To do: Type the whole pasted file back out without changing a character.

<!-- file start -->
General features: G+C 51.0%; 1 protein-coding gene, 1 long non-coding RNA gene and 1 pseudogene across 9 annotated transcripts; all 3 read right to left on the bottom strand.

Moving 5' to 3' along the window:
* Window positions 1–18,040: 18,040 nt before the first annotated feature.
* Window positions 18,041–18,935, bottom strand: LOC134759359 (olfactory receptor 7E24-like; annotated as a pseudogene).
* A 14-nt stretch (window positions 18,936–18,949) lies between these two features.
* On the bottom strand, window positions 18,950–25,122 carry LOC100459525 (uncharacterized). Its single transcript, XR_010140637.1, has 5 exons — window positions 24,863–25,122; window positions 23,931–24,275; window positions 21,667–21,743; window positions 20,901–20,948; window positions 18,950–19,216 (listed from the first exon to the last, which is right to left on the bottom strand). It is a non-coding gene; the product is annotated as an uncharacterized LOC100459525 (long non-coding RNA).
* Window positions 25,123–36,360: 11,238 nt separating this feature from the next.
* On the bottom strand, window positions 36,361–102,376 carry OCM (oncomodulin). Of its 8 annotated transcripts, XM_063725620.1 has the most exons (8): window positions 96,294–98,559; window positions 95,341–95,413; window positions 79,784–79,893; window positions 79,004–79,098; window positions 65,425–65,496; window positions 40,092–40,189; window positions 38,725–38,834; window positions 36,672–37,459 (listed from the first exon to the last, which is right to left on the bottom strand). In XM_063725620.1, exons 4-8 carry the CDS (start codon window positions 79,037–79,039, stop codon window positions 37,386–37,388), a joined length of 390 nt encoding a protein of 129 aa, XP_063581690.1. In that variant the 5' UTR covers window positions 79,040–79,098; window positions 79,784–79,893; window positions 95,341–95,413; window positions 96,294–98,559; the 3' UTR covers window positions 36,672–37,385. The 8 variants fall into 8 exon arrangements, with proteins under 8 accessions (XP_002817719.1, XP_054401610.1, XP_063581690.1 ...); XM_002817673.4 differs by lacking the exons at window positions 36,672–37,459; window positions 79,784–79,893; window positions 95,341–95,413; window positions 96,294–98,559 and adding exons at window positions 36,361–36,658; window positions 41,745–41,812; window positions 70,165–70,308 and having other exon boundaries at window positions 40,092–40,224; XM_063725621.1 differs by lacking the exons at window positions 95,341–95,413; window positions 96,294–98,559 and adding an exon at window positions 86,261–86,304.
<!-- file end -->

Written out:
General features: G+C 51.0%; 1 protein-coding gene, 1 long non-coding RNA gene and 1 pseudogene across 9 annotated transcripts; all 3 read right to left on the bottom strand.

Moving 5' to 3' along the window:
* Window positions 1–18,040: 18,040 nt before the first annotated feature.
* Window positions 18,041–18,935, bottom strand: LOC134759359 (olfactory receptor 7E24-like; annotated as a pseudogene).
* A 14-nt stretch (window positions 18,936–18,949) lies between these two features.
* On the bottom strand, window positions 18,950–25,122 carry LOC100459525 (uncharacterized). Its single transcript, XR_010140637.1, has 5 exons — window positions 24,863–25,122; window positions 23,931–24,275; window positions 21,667–21,743; window positions 20,901–20,948; window positions 18,950–19,216 (listed from the first exon to the last, which is right to left on the bottom strand). It is a non-coding gene; the product is annotated as an uncharacterized LOC100459525 (long non-coding RNA).
* Window positions 25,123–36,360: 11,238 nt separating this feature from the next.
* On the bottom strand, window positions 36,361–102,376 carry OCM (oncomodulin). Of its 8 annotated transcripts, XM_063725620.1 has the most exons (8): window positions 96,294–98,559; window positions 95,341–95,413; window positions 79,784–79,893; window positions 79,004–79,098; window positions 65,425–65,496; window positions 40,092–40,189; window positions 38,725–38,834; window positions 36,672–37,459 (listed from the first exon to the last, which is right to left on the bottom strand). In XM_063725620.1, exons 4-8 carry the CDS (start codon window positions 79,037–79,039, stop codon window positions 37,386–37,388), a joined length of 390 nt encoding a protein of 129 aa, XP_063581690.1. In that variant the 5' UTR covers window positions 79,040–79,098; window positions 79,784–79,893; window positions 95,341–95,413; window positions 96,294–98,559; the 3' UTR covers window positions 36,672–37,385. The 8 variants fall into 8 exon arrangements, with proteins under 8 accessions (XP_002817719.1, XP_054401610.1, XP_063581690.1 ...); XM_002817673.4 differs by lacking the exons at window positions 36,672–37,459; window positions 79,784–79,893; window positions 95,341–95,413; window positions 96,294–98,559 and adding exons at window positions 36,361–36,658; window positions 41,745–41,812; window positions 70,165–70,308 and having other exon boundaries at window positions 40,092–40,224; XM_063725621.1 differs by lacking the exons at window positions 95,341–95,413; window positions 96,294–98,559 and adding an exon at window positions 86,261–86,304.